In addition to the recent release, YMCA Queensland is delighted to present a concise highlight video showcasing the impact of our organisation across various services and programs. This video aims to provide a brief yet compelling visual representation of the remarkable work undertaken. Furthermore, Damian Foley, our CEO, extends sincere appreciation to all those involved in these initiatives, expressing profound gratitude for their unwavering dedication.

The YMCA's commitment to fostering positive change is prominently reflected in the report, which covers key areas such as housing, childcare and OSHC (Outside School Hours Care), the YMCA Schools' Breakfast Program, youth programs, fitness and recreation, as well as hospitality initiatives. The report not only outlines the scale and scope of these services but also delves into the tangible impact they have had on individuals and communities across South-East Queensland.

The report goes beyond statistics and data, weaving in exceptional stories from individuals involved with various programs, including the Schools' Breakfast Program, Op shops, Vocational Schools, Fitness Centres, and hospitality services. These narratives underscore the real-life impact of the YMCA's work and provide a human touch to the organisation's overarching mission - To empower children, young people and communities Australia-wide to build a just, sustainable, equitable and inclusive world, where every person can thrive in body, mind and spirit.

The YMCA Community Impact Report 2022-2023 serves as a testament to the organisation's unwavering dedication to building a stronger, healthier, and more connected community. As readers peruse the report, they will gain a deeper understanding of the impact work being done by the YMCA across South-East Queensland and the difference it is making in the lives of those it serves.

For more information and to access the full report, please visit the YMCA Queensland website. The YMCA encourages the community to explore the report and join in celebrating the collective achievements and positive outcomes outlined within.

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Volunteering at YMCA: Elena's Impact

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You may recognise this face as an educator at our OSHC, but did you know she also volunteers as a Research and Evaluation Officer on our Social Impact team. Meet Elena – a Psychology and Public Policy Major, and a young person making a difference.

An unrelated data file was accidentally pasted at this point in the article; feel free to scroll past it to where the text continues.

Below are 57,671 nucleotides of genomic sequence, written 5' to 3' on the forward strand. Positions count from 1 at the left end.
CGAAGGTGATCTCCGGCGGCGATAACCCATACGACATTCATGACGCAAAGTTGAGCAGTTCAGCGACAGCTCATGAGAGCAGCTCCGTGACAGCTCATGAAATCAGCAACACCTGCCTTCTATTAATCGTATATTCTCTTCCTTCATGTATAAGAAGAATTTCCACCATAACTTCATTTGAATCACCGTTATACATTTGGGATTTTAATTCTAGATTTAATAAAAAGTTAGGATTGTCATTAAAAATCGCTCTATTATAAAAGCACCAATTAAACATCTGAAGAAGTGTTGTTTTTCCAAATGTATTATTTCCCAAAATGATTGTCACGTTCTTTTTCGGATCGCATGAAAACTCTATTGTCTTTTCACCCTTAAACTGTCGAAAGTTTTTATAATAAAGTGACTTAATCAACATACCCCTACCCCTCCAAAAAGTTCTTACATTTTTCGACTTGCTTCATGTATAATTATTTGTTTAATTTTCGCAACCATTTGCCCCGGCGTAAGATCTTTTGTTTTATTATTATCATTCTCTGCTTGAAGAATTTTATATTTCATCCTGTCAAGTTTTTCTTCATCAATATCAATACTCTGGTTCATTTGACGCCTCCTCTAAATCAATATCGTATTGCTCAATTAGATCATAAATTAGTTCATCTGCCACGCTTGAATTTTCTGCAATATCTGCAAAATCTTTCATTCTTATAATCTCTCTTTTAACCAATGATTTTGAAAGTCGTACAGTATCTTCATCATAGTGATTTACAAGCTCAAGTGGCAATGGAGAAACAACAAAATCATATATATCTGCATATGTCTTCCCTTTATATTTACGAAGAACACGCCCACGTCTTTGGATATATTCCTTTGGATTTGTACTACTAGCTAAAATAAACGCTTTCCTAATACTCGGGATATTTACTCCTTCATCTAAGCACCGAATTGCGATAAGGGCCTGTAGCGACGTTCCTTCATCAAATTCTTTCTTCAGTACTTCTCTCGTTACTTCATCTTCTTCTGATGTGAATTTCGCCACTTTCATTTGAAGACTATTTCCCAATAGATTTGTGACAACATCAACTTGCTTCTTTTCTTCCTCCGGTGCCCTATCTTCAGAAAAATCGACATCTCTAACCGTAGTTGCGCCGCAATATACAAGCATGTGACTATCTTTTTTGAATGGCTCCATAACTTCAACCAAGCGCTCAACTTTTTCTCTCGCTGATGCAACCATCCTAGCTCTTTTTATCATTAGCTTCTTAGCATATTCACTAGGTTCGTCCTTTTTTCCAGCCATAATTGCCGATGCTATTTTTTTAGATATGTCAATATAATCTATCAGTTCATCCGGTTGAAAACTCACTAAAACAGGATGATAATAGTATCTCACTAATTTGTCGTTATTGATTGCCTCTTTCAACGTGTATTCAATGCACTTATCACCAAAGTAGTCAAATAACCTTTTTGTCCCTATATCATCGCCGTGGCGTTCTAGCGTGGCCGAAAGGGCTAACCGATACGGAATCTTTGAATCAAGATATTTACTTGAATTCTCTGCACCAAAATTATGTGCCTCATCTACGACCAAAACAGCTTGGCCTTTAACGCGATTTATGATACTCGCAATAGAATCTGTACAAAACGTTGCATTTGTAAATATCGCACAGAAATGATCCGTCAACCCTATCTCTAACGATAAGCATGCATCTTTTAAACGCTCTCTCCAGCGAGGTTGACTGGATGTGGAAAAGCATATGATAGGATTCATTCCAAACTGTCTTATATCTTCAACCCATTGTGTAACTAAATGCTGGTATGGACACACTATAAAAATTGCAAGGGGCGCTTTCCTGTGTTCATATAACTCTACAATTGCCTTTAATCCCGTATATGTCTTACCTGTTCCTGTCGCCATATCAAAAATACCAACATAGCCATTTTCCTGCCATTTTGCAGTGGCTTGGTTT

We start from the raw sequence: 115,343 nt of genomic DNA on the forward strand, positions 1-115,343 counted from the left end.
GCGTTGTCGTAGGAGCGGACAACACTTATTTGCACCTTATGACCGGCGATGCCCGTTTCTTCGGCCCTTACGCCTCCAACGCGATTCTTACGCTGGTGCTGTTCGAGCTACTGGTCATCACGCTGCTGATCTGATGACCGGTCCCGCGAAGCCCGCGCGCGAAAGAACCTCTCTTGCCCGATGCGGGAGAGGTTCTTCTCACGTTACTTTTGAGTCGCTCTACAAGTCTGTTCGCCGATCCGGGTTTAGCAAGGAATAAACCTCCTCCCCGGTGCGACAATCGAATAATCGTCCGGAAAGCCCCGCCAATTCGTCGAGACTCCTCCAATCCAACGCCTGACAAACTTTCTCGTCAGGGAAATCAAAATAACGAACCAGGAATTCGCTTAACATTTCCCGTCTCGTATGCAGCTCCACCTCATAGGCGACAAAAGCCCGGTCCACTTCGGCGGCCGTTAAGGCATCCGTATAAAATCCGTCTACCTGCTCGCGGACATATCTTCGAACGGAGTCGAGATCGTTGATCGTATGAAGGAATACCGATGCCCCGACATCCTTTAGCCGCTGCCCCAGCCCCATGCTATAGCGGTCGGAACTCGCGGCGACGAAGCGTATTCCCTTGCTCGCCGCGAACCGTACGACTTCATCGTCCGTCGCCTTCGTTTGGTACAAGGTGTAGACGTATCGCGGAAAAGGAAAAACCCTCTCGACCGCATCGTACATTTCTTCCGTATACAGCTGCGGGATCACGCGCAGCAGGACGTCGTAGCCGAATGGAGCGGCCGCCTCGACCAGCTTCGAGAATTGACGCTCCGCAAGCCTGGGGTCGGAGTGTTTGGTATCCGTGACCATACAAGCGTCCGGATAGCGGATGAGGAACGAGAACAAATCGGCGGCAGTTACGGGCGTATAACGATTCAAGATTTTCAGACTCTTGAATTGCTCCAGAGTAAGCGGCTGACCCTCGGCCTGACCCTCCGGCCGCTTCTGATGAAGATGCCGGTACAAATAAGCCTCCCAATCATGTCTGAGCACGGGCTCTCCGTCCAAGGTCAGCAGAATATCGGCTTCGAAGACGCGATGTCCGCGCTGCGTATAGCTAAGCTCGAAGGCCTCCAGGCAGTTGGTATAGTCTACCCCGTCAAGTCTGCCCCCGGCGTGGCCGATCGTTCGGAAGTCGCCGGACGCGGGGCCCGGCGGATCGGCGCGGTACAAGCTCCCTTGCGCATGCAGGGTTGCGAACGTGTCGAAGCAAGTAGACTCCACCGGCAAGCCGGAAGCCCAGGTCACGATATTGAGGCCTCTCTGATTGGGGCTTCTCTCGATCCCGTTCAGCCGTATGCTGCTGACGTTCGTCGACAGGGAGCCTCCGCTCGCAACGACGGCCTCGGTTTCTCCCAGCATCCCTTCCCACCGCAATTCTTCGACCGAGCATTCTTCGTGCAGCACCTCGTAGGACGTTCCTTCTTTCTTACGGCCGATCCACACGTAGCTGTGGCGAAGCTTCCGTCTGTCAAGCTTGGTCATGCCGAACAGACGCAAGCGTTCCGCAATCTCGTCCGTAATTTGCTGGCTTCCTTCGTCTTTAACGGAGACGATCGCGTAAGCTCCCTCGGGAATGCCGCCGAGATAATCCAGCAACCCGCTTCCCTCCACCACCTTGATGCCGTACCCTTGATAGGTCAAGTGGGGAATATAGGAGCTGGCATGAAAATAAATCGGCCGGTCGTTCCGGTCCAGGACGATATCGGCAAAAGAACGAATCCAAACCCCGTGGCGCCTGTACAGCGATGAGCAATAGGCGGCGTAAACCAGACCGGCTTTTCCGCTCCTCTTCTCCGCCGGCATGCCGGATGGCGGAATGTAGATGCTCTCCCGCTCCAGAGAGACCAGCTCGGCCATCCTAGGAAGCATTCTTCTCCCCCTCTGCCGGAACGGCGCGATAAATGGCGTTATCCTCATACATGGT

Elena first heard about YMCA when she became involved with the Youth Mentoring Program, and her positive experience as a youth mentor is one of the reasons she has stayed with the organisation today.

“You could really see the positive impact it had on the young people we met. They became so engaged and eventually opened up about applying what they had learned in the program to their own lives, which was really rewarding.”

At YMCA we believe in giving young people a platform to have their say. We asked Elena for her thoughts on the most pressing issues facing young people today.

“I think the most pressing issues facing young people today are climate change and a lack of political representation. Young people are generally written off as being disengaged or uninterested in politics, but I don’t think that’s the whole picture. Our political system is not very open to new ideas, so the diverse and passionate opinions of young people are ignored. [The issue of] climate change is fairly self-evident, and progress on addressing it is painfully slow.”

Outside of her educator role, Elena is currently helping with research for a new Specialist OSHC evaluation framework.

“I’m usually at OSHC in the mornings before school; supervising play, preparing their afternoon tea, hearing their views, and seeing their creativity. [As a research officer] the tasks of the day vary, but are always interesting. I do everything from data entry and analysis, to literature reviews, and assisting with focus groups.”

Elena’s immediate goal is to visit Europe, but hopes that her career leads her to doing social research or working with community organisations.

“I really like the environment at YMCA. At each volunteering or working role, there’s always a very positive environment. I think the Vocational Schoolsare fantastic, as there’s a real need for more flexible educational services.”

We asked Elena to describe an idea for a new social impact program that she would like to see YMCA implement in the future.

“All of the current social impact programsare amazing, but if I could choose I would probably create a program focusing on giving community support to young asylum seekers and refugees in the community. Giving support to people who are newly arrived is critical and gives a positive foundation to the new lives they are building. My parents survived a lot of conflict and trauma before coming to Australia as refugees. They worked and sacrificed a lot to provide a good life for my sister and me. I have never heard them complain or lose their compassion for others despite what they have been through.”